(GAZA CITY, Gaza Strip) — As a funeral for a young man was held in Gaza City on Tuesday, two large swarms of white leaflets fell from Israeli warplanes, flitting to the ground. As the sun set, Gazans came streaming out of several north-eastern neighborhoods, fleeing the deadly onslaught they worried the leaflet forewarned.
“The Israeli forces are not aiming at any of you and don’t want to hurt any of your family members. Because of this, you should evacuate from your home immediately and move to Gaza center,” the leaflets read. “This will be temporary and in the end, everyone will return home. Listening to our instructions will protect all the civilian people.”
The leaflet showed a map and listed five roads to use to get to the center of Gaza.
Palestinians poured out of the neighborhoods with whatever they could grab, some with just the clothes on their backs. Car, trucks, tuk-tuks and donkey carts were piled high with mattresses, blankets and children.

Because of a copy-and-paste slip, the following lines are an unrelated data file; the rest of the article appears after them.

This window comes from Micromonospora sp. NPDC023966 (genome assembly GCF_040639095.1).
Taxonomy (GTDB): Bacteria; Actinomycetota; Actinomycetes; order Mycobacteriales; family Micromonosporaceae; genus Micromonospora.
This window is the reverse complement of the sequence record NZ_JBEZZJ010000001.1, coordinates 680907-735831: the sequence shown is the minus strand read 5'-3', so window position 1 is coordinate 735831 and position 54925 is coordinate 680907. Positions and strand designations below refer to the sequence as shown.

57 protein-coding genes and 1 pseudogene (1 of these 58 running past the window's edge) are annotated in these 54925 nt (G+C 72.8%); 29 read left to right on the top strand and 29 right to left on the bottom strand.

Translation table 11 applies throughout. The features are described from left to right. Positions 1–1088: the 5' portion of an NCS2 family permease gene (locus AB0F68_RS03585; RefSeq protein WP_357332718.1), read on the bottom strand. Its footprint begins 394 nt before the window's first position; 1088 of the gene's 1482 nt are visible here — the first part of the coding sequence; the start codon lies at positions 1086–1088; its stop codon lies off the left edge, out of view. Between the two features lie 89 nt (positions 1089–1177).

“Based on what they’re saying on this leaflet, there’s going to be a ground incursion,” a man in a packed car said. “The last war we didn’t listen to the leaflet and we suffered a lot. We want to evacuate before the incursion starts to protect ourselves.”
The leaflet included directions to the nearest school. Outside a Gaza City school run by UNRWA, the United Nations’ body in Gaza, a woman holding a young child wept.
“They killed us, destroyed our houses. We’re scared they’ll kill us,” she cried. “We ask you to stand next to us, to help us.”
Hundreds milled about the schoolyard, claiming space in the classrooms around the edges. A group of men took turns kicking a locked blue metal door, trying to get into a classroom, an effort that proved futile.
Juda Zaid arrived with his brother and 18 other family members, including an older woman who been a coma in a week and was on medication.
“When there’s any explosion, the kids start screaming,” said Juda Zaid. Asked if he’ll go home soon, he responded, “God willing, this is what we ask from God.”
Copyright 2012 ABC News Radio
Paul Cruickshank and Michael Pearson, CNN